Tuesday, July 28, 2009

Peter Cochrane on evolving networks and the future of machines

Peter subtitles this - when the machines cme to our rescue. He certainly provides us with an interesting view of the future relationship between man and machine.

Part 2

1 comment:

Tom Foale said...

A very thought-provoking talk. I saw Peter at Martlesham talking about ants and complexity, and it has figured in my thinking ever since.

I think swarm intelligence may be the first autonomous 'thinking' system to appear - simple programs communicating and taking actions based on requests from other machines, leading to complex interactions that no human can follow. The benefits for mankind are incalculable.

Imagine this scenario - a computer used for planning plots demand for screws and sees a shortfall, so it issues a purchase order. A computer in a screw manufacturer receives the order and checks it against capacity. The company does not have enough, but the computer has a 'unit of production' - an automated, 'dark' factory - that it can commission, so it responds to the bid and wins. The factory is pre-built, can't even be entered by humans, and the specialised production machines are entirely maintained by specialised robots. Raw steel, power and lubricants go in, screws are produced and wastes go for recycling. So mankind doesn't even need to be aware that the factory exists.

The real fun is in the economics. The manufacturing cost of a screw in this scenario is a share of buying the land and financing the capital cost of the factory, plus the cost of input materials, maintenance, shipping and waste reprocessing - no human needs paying. Now extend that across the value chain - raw products like iron ore are extracted, processed or manufactured by machines under the same sort of instruction, factory components are built the same way, goods are moved by automated vehicles, waste reprocessing is automated. The only cost in the screw becomes whatever landowners charge to mine the raw resources or for the land to place the automated factories, plus energy costs. Oh, and the cost of development of the next generation of more efficient machines, built into the cost of buying the plant.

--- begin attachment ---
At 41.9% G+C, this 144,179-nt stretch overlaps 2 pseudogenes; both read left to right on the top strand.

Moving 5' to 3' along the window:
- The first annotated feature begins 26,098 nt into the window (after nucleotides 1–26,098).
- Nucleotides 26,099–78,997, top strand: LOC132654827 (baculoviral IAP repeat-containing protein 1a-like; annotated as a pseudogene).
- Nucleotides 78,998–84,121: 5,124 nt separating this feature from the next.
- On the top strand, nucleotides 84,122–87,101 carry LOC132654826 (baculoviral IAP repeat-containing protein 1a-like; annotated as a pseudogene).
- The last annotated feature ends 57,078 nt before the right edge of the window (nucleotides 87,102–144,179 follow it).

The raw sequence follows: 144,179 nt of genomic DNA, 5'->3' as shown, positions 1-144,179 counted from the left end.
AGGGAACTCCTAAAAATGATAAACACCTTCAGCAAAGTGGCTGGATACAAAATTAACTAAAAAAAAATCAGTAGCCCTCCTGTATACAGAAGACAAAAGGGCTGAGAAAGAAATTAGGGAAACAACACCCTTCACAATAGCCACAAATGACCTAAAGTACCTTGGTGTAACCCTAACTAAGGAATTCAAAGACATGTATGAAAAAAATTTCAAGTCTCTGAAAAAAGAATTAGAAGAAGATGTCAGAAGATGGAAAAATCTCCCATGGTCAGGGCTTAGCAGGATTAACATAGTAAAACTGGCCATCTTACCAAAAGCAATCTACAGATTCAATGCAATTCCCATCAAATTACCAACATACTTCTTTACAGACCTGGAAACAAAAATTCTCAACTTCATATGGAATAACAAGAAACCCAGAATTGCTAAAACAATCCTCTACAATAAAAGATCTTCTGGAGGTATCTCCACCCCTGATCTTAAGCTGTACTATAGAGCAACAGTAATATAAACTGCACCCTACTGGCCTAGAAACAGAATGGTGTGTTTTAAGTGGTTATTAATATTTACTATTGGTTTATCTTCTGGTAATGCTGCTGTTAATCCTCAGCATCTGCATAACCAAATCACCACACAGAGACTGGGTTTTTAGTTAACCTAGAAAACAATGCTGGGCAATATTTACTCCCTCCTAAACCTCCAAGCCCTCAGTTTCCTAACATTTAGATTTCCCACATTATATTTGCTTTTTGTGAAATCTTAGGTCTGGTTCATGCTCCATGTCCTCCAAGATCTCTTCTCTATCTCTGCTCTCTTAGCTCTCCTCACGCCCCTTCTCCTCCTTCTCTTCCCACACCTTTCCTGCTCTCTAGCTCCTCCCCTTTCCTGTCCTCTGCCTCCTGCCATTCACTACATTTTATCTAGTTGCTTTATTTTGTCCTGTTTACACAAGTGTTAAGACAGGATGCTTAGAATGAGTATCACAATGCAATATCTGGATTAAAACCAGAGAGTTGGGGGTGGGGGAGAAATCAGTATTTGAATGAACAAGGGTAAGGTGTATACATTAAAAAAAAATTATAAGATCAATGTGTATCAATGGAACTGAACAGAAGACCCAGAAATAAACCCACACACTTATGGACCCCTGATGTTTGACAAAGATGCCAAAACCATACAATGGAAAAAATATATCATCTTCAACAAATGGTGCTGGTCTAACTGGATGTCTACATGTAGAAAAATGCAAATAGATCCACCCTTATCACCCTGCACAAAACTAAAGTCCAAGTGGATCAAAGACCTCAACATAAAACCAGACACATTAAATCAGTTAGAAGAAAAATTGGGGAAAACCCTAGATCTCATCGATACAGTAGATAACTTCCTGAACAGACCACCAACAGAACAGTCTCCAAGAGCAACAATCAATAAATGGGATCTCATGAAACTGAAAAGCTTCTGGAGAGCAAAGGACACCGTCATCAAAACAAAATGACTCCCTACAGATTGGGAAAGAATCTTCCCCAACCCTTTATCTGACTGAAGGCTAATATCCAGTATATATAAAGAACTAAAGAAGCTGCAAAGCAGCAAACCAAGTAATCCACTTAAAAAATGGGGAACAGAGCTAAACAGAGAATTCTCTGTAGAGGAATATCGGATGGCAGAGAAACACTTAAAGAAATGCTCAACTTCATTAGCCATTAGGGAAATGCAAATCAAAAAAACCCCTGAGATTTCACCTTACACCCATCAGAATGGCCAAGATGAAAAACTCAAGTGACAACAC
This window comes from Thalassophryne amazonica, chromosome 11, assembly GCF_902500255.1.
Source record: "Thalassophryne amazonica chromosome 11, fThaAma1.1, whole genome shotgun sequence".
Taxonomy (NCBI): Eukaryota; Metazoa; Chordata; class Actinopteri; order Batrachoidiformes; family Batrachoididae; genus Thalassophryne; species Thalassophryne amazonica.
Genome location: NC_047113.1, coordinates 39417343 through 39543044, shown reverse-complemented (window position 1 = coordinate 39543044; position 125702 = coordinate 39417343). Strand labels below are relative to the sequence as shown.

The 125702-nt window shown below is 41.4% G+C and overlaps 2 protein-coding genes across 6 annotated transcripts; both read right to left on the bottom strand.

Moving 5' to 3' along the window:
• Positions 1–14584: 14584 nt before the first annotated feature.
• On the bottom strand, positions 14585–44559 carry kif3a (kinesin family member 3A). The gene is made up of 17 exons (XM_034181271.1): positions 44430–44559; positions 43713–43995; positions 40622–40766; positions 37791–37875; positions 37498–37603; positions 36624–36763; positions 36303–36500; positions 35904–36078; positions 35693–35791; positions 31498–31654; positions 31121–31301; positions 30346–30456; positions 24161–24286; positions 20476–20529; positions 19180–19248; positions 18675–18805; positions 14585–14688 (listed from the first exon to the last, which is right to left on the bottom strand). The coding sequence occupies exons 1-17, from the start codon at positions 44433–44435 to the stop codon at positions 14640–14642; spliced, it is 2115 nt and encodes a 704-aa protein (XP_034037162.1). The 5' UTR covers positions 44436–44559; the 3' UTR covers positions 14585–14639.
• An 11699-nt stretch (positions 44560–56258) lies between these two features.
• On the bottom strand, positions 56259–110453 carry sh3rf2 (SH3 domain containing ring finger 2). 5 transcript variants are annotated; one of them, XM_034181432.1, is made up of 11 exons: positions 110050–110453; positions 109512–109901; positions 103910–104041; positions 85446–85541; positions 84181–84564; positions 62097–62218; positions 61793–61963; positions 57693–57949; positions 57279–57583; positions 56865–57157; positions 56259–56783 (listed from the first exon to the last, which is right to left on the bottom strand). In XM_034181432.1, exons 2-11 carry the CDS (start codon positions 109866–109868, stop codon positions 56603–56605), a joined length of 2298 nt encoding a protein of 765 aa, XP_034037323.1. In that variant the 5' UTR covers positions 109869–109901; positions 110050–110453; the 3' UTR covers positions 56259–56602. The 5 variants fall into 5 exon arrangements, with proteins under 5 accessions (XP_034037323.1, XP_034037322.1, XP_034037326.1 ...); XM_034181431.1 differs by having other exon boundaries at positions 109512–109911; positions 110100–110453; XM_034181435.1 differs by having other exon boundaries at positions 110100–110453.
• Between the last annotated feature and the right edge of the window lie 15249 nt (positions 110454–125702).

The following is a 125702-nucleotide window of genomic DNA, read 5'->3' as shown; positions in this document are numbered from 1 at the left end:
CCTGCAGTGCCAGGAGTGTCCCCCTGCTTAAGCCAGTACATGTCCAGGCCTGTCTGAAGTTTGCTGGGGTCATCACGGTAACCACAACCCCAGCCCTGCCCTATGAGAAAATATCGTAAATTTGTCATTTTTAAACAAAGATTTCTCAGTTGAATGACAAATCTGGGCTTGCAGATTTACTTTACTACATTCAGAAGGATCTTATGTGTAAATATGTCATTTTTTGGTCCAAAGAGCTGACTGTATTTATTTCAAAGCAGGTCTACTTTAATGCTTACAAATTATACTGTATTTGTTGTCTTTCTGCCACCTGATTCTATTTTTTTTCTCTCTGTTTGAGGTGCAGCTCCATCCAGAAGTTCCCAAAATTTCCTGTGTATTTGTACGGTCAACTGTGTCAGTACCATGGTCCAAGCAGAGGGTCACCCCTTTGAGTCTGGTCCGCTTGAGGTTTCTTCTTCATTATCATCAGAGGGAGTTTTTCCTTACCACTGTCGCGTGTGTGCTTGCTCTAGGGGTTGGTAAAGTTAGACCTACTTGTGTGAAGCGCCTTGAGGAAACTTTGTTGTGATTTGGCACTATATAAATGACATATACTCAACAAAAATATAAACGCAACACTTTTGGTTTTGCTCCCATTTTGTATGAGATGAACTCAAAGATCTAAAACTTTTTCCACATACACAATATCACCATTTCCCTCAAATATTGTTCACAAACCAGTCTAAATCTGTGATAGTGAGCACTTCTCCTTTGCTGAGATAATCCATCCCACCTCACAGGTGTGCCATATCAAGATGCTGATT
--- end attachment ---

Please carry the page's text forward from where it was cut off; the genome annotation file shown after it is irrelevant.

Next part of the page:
So the price of simple components manufactured from simple resources, like screws, drops. Robots are simple but expensive things, well suited to repetitive tasks and long production runs, so initially the capital cost of these plants will be high and they will produce simple, high-volume products. Over time, as more and more of the components of the robots are produced by robot factories, the cost of robots will decline as well. We will have a world full of goods at prices that no human enterprise could match, and all produced with no need to invoke intelligent complex robots or AI - just supply and demand driving robot production facilities.

A factory can be mothballed when demand drops and re-activated as it increases, with no lay-offs or redundancies. Jobs will be scarce, but with goods being cheap we will be able to job-share in work that does require intelligence or, in particular, purposeful creativity. Some goods will still be expensive - there is not enough gold in the world for everyone to have a solid gold house, as an extreme example - and scarcity will still make resources such as land expensive. But on the whole, we will be a lot better off and we don't need to understand the complexity of the whole system at all - it just follows the rules of economics. This is just one of the benefits of the semantic web.